The Spanish composer and theorist Mateus d’Aranda was probably born in Aranda de Duero, c1495 and probably died in Coimbra 15 February 1548. He studied at the University of Alcalá de Henares sometime before 1524 with Pedro Ciruelo, going to Italy for further studies. He was Mestre de Capela at the Cathedral of Évora by 3 April 1528. He held this post until 26 August 1544, when he was appointed Lente de Musica (a teaching post) at the Coimbra University, a post which he holded until his death.
During the years he spent in Évora, (the royal court resided there) Aranda gained praised from the administrator of the see Cardinal D. Afonso. At Coimbra, however (according to a collegue, Juan Fernández), the other colleagues were resentful towards a foreigner, and Aranda died (according to Fernández) of “pure vexation”. His body was carried back to Évora for burial on 2 June 1549.
Although he had composed music, Aranda is most important as a theorist. His two music treatises were the first to be printed in Portugal, although they are written in Spanish. In the Tractado d’Canto Llano (Lisbon, 1533) he fallows Juan de Espinosa and Martín de Rivaflecha declaring the sung diatonic semitone smaller that the chromatic. He also allowed the breaking of ligatures for the “correct” accentuation and, like his Spanish contemporary theorists, preferred more freedom in the use of ficta in plainsong. In his Tractado de Canto Mensurable (Lisbon, 1535), his examples of species counterpoint, were the first polyphony published in Portugal.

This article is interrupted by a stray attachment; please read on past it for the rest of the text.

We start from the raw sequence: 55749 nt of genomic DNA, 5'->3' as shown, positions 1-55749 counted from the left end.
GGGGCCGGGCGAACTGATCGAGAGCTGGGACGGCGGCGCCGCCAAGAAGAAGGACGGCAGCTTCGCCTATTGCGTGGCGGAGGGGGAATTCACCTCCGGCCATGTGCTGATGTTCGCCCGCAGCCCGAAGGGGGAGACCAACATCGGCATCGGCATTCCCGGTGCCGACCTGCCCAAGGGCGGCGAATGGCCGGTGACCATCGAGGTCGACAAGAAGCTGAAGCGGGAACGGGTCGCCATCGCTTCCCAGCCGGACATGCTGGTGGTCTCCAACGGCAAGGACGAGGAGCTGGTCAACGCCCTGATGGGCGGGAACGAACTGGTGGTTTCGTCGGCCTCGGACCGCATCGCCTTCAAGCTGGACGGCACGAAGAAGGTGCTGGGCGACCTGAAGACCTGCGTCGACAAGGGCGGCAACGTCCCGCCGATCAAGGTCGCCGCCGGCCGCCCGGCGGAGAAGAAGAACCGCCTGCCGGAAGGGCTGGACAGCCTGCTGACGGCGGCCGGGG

A few compositions are attributed to him: a four-voice setting of Adjuva nos Deus, and two mass fragments: Et Incantatus and Et Vitam, all found in the manuscript (P-EVp Cód. CLI/1-9 d.) at Évora Public Library. His music is less complex than, for example, that of Manuel Mendes. Almost none of his music survived.